Gold Bar Bob Digs in for a Fight
The New Jersey senator is facing some serious and almost comical bribery charges, but Beltway justice tends to favor Democrats.
Out of nowhere on Friday, like finding a fiver in the laundry, came news of the indictment of Senator Bob Menendez. And what an indictment it was. Gold bars, gobs of cash, luxury cars, the works.
A longtime New Jersey Democrat and the Garden State’s senior senator, Menendez was indicted, along with his wife, Nadine, on bribery charges. As we noted Friday, the two are accused of engaging “in a corrupt relationship” with Fred Daibes, a New Jersey developer and former bank chairman, and two of Daibes’s associates, Wael Hana and Jose Uribe. Team Menendez allegedly accepted “hundreds of thousands of dollars of bribes in exchange for using Menendez’s power and influence as a senator to protect and enrich Hana, Uribe, and Daibes and to benefit the Arab Republic of Egypt.”
The details would make Joe and Hunter Biden blush. As The Wall Street Journal reports:
During a search of Menendez’s home in June 2022, investigators discovered over $480,000 in cash — much of it stuffed into envelopes and hidden in a safe, closets and clothing, including a jacket emblazoned with the Senate logo, according to the indictment. Over $70,000 was found in his wife’s safe-deposit box, prosecutors said. Some of the envelopes contained the fingerprints or DNA of … Daibes, or the businessman’s driver.
Federal agents also found gold bars, home furnishings and a Mercedes-Benz convertible worth more than $60,000 that the senator and his wife received as part of the scheme, prosecutors said. Some of the gold bars had serial numbers that indicated Daibes previously possessed them, and the senator at one point performed a Google search to find out how much one kilo of gold was worth, according to the indictment.
This marks the second time Menendez, 69, has been indicted, which, we think, is an all-time record for a U.S. senator. A couple more indictments — especially of the weak and purely politically variety — ought to make him the runaway favorite for the Democrat nomination for president. In the senator’s first indictment in 2015, federal prosecutors say he took around $1 million to help an ophthalmologist buddy with his Medicare-billing disputes and some visa applications for his, er, girlfriends. But a funny thing happened on the way to the hoosegow: The jury hung, the judge declared a mistrial, and the DOJ ultimately dropped the case.
Gold Bar Bob is innocent, he’ll have you know — and that’s technically true. In this country, he enjoys that presumption. He says he was the victim of “an active smear campaign of anonymous sources and innuendos to create an air of impropriety where none exists.”
He’s got a point here. There’s nothing improper — near as we can tell — about having wads of cash stuffed into every nook and cranny in one’s house. “The excesses of these prosecutors is apparent,” Menendez said in a written statement. “They have misrepresented the normal work of a congressional office. On top of that, not content with making false claims against me, they have attacked my wife for the longstanding friendships she had before she and I even met.”
It sounds like the feds really brought the heat, no? Just imagine if they actually paid as much attention to Joe Biden’s bribery scheme as they clearly did to this guy’s fiscal indiscretions. All in due time, though. The walls have been closing in on our corrupt president, and given his alarmingly bad poll numbers of late, it’s only a matter of time before the Democrats and the deep state give him the gate.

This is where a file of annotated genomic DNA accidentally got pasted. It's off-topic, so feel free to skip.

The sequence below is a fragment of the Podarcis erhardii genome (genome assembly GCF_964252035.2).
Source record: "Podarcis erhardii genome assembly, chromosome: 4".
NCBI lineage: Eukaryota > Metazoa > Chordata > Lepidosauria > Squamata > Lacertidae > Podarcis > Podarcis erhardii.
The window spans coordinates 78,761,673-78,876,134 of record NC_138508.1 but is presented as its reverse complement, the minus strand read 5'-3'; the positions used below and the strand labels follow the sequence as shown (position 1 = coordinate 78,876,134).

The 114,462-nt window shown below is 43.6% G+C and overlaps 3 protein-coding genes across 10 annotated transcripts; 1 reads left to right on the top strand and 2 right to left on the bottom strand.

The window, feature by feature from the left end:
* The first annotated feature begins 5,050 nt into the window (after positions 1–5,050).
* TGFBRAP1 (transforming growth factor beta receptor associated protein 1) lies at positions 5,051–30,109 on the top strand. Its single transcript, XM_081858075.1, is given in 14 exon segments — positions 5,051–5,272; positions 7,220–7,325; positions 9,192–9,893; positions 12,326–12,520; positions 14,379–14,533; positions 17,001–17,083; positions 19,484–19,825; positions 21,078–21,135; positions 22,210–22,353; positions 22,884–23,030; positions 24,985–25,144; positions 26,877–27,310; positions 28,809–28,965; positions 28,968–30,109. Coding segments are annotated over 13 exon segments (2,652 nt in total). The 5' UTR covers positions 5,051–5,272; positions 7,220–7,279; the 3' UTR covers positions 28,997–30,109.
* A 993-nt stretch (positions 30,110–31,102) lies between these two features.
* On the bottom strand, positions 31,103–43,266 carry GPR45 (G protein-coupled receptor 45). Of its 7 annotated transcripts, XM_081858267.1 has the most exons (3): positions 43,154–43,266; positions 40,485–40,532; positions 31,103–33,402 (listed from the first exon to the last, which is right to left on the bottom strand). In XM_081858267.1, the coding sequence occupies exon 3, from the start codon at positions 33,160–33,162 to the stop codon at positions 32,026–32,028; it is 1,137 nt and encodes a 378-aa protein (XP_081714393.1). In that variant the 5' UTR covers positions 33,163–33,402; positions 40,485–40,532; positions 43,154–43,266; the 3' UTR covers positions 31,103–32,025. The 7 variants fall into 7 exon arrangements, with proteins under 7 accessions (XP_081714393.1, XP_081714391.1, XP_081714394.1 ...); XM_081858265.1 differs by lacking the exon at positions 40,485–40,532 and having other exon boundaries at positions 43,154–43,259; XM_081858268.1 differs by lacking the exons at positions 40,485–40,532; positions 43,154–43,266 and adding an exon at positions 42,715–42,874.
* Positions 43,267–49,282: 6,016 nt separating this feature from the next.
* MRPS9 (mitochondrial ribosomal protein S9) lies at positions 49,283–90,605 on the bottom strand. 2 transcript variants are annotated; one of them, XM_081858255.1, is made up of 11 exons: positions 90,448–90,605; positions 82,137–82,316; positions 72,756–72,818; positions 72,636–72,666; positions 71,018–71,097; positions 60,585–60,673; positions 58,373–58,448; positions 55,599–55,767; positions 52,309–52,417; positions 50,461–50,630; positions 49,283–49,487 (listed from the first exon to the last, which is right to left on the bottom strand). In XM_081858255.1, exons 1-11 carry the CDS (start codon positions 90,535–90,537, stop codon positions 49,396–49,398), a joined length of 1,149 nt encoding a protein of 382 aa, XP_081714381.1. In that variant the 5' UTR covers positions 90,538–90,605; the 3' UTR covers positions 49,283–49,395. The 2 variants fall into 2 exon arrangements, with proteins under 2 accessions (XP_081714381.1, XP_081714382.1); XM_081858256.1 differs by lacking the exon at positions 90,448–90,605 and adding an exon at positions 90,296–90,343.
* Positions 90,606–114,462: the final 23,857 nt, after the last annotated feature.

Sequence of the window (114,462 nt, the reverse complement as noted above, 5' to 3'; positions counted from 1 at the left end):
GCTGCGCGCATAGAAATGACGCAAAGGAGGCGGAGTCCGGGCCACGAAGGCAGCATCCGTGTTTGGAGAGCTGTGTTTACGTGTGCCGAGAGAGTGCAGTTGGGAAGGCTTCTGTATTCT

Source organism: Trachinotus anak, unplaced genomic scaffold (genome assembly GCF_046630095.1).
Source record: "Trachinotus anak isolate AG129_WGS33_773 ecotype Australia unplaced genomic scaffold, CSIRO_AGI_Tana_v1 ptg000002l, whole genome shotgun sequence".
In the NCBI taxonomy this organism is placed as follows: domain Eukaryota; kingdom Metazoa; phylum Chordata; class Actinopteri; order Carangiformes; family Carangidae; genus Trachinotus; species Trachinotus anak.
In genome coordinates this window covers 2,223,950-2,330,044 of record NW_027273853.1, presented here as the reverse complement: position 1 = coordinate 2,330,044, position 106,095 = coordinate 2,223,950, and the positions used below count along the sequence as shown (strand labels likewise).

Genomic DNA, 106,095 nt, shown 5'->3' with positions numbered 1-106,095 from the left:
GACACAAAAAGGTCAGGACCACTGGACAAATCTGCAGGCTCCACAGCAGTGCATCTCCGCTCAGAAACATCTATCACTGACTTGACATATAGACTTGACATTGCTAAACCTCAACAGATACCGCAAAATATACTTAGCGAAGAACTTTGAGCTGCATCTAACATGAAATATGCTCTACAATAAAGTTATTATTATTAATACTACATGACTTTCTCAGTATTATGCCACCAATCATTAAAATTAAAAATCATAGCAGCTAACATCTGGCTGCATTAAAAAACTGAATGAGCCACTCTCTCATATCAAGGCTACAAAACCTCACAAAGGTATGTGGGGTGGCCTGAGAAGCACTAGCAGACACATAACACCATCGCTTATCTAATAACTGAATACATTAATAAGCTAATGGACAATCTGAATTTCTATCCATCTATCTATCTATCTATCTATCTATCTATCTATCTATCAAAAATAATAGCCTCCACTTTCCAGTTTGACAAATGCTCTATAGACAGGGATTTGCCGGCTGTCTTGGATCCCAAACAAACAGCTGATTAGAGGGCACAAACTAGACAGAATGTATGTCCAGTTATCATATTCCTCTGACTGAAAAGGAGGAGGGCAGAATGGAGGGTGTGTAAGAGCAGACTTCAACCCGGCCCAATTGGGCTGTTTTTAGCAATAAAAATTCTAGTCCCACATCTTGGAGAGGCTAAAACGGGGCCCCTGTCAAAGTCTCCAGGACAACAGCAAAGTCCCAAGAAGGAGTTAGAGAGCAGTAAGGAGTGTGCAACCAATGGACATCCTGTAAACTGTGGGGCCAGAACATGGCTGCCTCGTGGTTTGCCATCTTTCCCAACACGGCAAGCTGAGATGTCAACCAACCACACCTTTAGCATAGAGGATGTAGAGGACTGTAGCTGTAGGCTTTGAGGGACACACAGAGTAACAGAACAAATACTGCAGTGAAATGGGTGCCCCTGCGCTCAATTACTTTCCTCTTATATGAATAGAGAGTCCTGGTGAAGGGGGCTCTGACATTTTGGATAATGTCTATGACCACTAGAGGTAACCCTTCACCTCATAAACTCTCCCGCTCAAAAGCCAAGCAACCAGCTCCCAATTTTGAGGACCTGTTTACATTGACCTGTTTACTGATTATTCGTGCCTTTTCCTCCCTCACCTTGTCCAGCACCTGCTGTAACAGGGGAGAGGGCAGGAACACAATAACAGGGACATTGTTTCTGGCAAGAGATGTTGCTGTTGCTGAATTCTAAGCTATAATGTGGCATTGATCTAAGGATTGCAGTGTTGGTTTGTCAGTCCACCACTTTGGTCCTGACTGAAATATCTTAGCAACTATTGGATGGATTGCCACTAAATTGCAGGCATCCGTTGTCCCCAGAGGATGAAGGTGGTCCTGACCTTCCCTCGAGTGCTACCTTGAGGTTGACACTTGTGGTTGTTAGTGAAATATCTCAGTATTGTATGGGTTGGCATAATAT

Yesterday, as the New York Post reports, Menendez played the “Cuba” card, claiming that he kept those piles of cash in his house because he is the son of Cuban immigrants. Oh, of course. “For 30 years, I have withdrawn thousands of dollars in cash from my personal savings account, which I have kept for emergencies, and because of the history of my family facing confiscation in Cuba,” Menendez said at a presser in his hometown of Union City.
Actually, Menendez was born in the U.S., and his folks left Cuba around five years before the commie Castro regime came to power and began confiscating stuff, but those are just details. He’s Cuban, he’ll have you know. And besides, doesn’t everyone keep wads of cash stuffed into their clothing back home?
In any case, Menendez has lawyered up smartly, tapping Abbe Lowell, the same attorney who’s defending Hunter Biden, to represent him, just as he did in the senator’s previous corruption case. Needless to say, Lowell is going to be a busy man in the weeks and months ahead. But given our nation’s system of two-tiered justice, he’s probably feeling pretty sanguine about his chances of convincing at least one juror that those gold bars and all that cash are much ado about nothing.
Menendez is up for reelection next year, and New Jersey Democrat Congressman Andy Kim has announced that he’ll mount a primary challenge for the senator’s seat. So far, though, only two of Menendez’s Democrat colleagues are calling on him to resign: Pennsylvania’s Hoodie Fetterman and Ohio’s Sherrod Brown. But Menendez did agree to step down from his chairmanship of the Senate Foreign Relations Committee, so there’s that. For his part, Senate Majority Whip Dick Durbin said that the charges against Menendez were “very serious” but, in a weird non sequitur, said that the indictments against former President Donald Trump were also “equally serious charges.”
Speaking of Donald Trump, his political fortunes seem pretty good at the moment, especially for a guy facing 91 politically motivated criminal counts. And speaking of the Democrats, their political fortunes seem somewhat inversely proportional to Trump’s, so it might not be a bad time for Republicans to start thinking about retaking the Senate in 2024.
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